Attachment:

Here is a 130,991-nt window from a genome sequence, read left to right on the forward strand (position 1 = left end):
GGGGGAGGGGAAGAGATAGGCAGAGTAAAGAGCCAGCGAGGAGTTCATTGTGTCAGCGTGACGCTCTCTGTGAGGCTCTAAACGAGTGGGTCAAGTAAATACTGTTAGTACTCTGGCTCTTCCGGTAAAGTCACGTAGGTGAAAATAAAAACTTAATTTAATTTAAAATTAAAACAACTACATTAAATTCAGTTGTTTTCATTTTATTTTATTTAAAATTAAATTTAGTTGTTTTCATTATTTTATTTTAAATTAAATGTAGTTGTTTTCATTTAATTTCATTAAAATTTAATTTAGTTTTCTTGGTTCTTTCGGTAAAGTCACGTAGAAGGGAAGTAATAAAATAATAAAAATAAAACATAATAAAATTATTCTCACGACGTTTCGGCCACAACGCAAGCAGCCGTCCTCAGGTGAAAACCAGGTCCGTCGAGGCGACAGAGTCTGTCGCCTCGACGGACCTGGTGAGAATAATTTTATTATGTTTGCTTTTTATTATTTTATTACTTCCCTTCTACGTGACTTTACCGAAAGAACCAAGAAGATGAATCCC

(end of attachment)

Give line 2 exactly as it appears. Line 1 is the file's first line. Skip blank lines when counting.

GGGGGAGGGGAAGAGATAGGCAGAGTAAAGAGCCAGCGAGGAGTTCATTGTGTCAGCGTGACGCTCTCTGTGAGGCTCTAAACGAGTGGGTCAAGTAAATACTGTTAGTACTCTGGCTCTTCCGGTAAAGTCACGTAGGTGAAAATAAAAACTTAATTTAATTTAAAATTAAAACAACTACATTAAATTCAGTTGTTTTCATTTTATTTTATTTAAAATTAAATTTAGTTGTTTTCATTATTTTATTTTAAATTAAATGTAGTTGTTTTCATTTAATTTCATTAAAATTTAATTTAGTTTTCTTGGTTCTTTCGGTAAAGTCACGTAGAAGGGAAGTAATAAAATAATAAAAATAAAACATAATAAAATTATTCTCACGACGTTTCGGCCACAACGCAAGCAGCCGTCCTCAGGTGAAAACCAGGTCCGTCGAGGCGACAGAGTCTGTCGCCTCGACGGACCTGGTGAGAATAATTTTATTATGTTTGCTTTTTATTATTTTATTACTTCCCTTCTACGTGACTTTACCGAAAGAACCAAGAAGATGAATCCC